Petra Packalen, a counselor of education to the Board of Education, described the Finnish national role as a “steering system built on trust.” A complete summary of her presentation will be developed for the Roundtable’s website. This steering system relied, she said, on three key principles: quality, equity, and efficiency. Local schools, she emphasized, can spend funds just about any way they want to.

Petra Packalen


Louise Berry thanks Petra Packalen

Paul Ash chats with Petra Packalen

For his part, counselor Kimmo Hamallainan spoke of the need for continuous professional development for all teachers, a need that had encouraged the government to double PD funding since 2009. A special concern of the government, he said, was the realization that large numbers of school principals would reach retirement age in the coming decade requiring attention to the issue of how to replace them.

Kimmo Mahalainen

Don Beaudette thanks Kimmo Mahalainen

Berry, Beaudette, Packalen, and Mahalainen

Next it was on to the harbor and its market before driving to Saarnilaakso Comprehensive School.

Harbor Market produce

Fresh fish as fresh as it gets

Harbor market street artist





Educational Policy and Teacher Training in Finland

Day two in Helsinki began in intensive round of official briefings and school visits that will make up most of the Roundtable’s itinerary in Finland, France, and England.

Arni Mikkola, Counselor of Education in the Finnish Ministry of Education and Culture launched our work with a detailed presentation on teacher training in Finland. She described a system in which tuition and fees are unknown throughout higher education, the government carefully plans for human resource needs in education (and other areas of national life), teachers are paid more than nurses, and are selected from an annual pool of about 7,000 applicants for 900 university places for teacher training, which typically involves five years of education and practical experience. Teachers are highly respected in Finland, she reported, have very high status, and belong to a union which represents every teacher from kindergarten through university positions. Salaries are differentiated for teachers in kindergarten, comprehensive (elementary and middle) schools, and secondary schools.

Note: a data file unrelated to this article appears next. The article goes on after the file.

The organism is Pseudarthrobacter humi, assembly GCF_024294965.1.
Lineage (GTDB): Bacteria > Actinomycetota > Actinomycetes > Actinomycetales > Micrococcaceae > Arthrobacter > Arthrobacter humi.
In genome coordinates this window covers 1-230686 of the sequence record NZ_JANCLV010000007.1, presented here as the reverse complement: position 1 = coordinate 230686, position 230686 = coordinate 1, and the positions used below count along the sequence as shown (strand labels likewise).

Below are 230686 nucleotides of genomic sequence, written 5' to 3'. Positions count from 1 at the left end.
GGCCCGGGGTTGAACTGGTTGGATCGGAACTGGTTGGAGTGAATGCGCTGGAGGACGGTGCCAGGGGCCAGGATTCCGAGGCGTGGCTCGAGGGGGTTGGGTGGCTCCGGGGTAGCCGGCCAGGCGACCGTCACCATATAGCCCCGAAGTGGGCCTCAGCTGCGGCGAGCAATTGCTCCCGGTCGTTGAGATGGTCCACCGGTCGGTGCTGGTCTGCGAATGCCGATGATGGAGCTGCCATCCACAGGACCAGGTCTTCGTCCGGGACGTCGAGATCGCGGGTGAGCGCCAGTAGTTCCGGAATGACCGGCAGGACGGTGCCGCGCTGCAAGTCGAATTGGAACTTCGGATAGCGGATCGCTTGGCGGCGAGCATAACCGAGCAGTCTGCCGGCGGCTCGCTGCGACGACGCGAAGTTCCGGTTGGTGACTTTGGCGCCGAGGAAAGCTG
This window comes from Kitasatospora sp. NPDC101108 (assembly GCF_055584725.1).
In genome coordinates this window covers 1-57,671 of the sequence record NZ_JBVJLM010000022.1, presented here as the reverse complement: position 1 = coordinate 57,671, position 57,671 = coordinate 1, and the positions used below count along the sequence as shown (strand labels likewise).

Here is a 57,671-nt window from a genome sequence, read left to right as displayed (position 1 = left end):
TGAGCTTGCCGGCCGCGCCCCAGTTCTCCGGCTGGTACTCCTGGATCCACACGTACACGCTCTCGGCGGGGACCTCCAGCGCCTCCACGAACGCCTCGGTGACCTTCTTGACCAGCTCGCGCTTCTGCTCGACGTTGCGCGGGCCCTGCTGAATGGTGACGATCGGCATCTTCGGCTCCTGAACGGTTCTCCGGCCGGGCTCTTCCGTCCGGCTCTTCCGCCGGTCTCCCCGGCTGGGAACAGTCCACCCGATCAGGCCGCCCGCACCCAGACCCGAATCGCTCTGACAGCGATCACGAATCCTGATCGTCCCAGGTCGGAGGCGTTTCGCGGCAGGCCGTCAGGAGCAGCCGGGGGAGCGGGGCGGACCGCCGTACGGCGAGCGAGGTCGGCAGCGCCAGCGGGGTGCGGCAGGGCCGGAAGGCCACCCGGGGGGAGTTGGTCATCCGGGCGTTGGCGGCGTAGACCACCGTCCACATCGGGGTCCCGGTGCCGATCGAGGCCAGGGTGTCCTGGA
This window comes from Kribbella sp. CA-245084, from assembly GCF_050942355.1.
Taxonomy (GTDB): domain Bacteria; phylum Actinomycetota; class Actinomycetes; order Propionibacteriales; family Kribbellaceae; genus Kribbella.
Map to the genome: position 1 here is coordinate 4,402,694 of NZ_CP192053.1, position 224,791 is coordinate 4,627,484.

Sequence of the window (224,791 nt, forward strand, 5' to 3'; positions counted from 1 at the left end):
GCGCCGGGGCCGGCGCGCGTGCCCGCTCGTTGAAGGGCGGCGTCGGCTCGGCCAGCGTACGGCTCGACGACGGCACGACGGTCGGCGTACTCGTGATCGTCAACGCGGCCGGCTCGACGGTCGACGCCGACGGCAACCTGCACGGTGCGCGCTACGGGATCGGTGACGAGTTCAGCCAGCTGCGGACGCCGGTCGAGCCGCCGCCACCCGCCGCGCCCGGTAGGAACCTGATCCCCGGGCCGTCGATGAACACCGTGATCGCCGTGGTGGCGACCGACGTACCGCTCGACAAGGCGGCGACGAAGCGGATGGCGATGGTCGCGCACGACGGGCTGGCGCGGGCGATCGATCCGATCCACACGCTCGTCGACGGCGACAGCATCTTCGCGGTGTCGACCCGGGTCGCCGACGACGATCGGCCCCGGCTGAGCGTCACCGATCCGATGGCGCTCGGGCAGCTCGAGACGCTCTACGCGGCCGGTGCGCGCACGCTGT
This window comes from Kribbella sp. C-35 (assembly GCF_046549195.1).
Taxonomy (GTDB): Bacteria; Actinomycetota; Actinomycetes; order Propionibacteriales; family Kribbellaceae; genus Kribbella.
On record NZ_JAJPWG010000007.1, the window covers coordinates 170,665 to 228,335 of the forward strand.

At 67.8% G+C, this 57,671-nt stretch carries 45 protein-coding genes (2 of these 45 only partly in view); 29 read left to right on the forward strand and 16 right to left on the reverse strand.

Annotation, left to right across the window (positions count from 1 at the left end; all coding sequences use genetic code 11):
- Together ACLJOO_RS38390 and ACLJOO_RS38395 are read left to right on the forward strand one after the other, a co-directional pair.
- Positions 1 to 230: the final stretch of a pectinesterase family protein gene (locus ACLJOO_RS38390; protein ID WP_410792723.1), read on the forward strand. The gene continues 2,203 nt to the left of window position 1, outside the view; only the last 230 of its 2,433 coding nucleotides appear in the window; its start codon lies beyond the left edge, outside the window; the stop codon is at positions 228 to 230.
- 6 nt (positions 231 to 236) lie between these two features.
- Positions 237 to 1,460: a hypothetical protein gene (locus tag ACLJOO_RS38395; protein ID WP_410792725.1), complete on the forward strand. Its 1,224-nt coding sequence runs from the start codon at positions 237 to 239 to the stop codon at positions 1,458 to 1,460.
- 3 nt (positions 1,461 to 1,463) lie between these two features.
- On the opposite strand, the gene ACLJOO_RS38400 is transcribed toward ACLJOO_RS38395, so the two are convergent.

Aki Tornberg, Counselor of Education in the Ministry, described policy development for education in Finland. Fully 95% of schools are owned by local municipalities, he reported, with private schools enrolling about 2% of the student population while receiving full payment for costs of education from the state. Parliament passes general legislation defining educational goals, the Ministry reinforces that general statement of purpose with regulations, and municipalities put meat on the bones of the broad statement by developing curriculum at the local level. Per-pupil expenditures average about 6,800 Euro early in students’ educational careers, rising to about 10,000 Euro for vocational and secondary programs.

En route to and from the meetings, Roundtable members visited the remarkable Temppeliaukio Rock Church (blasted out of granite and built using the natural stone) and a striking memorial to the prolific Finnish orchestral composer Jean Sebelius. Walking home from dinner, they posed for a picture beside a new Helsinki landmark, an old railroad right-of-way recently converted to a biking and walking trail.

Delegation seeks more information from Tornberg

Arni Mikkola

Roundtable focuses on briefing


Aki Tornberg


Gloria Davis thanks Arni Mikkola

Gerald Kohn thanks Aki Tornberg

Roundtable at Sebelius monument




Lovely Helsinki

Helsinki is a beautiful small city on the Gulf of Finland. A few miles across the water sits Petersburg, Russia, the great western-looking capital built by Czar Peter the Great late in the 17th century.  Until 1919, when the Treaty of Versailles ended Russian occupation, Finland had been occupied since the 13th century by the Swedes or Russians. The architecture and history are a mixture of Finnish, Swedish, and Russian influences.

We were greeted on our first day with bright sunshine, warm weather, and bracing ocean breezes.

Helsinki Harbor

Condo's looking out over Gulf of Finland

Romany Street Musicians

Helsinki's Lutheran Cathedral

Promenade Park

Uspenski Orthodox Cathedral

Welcome to Helsinki

The trip to Helsinki was exciting but tiring. The pictures below show Roundtable members anticipating the venture at Chicago’s O’Hare airport, then arriving bleary-eyed in Helsinki after 10-15 hours of travel (depending on where they started).

A second post will show some street scenes from Helsinki.

O'Hare Airport


O'Hare Airport

Arrival at Helsinki Airport


It is hard to believe that 18-months after we first started thinking of visiting Finland, we will be departing within a week for Helsinki, before moving on to Paris and London. Sunday, June 17 is just around the corner! The Roundtable has prepared an extensive briefing memo on education in Europe. Don’t hesitate to contact Kai Hiatt at kaihiatt@superintendentsforum.org if you would like a copy.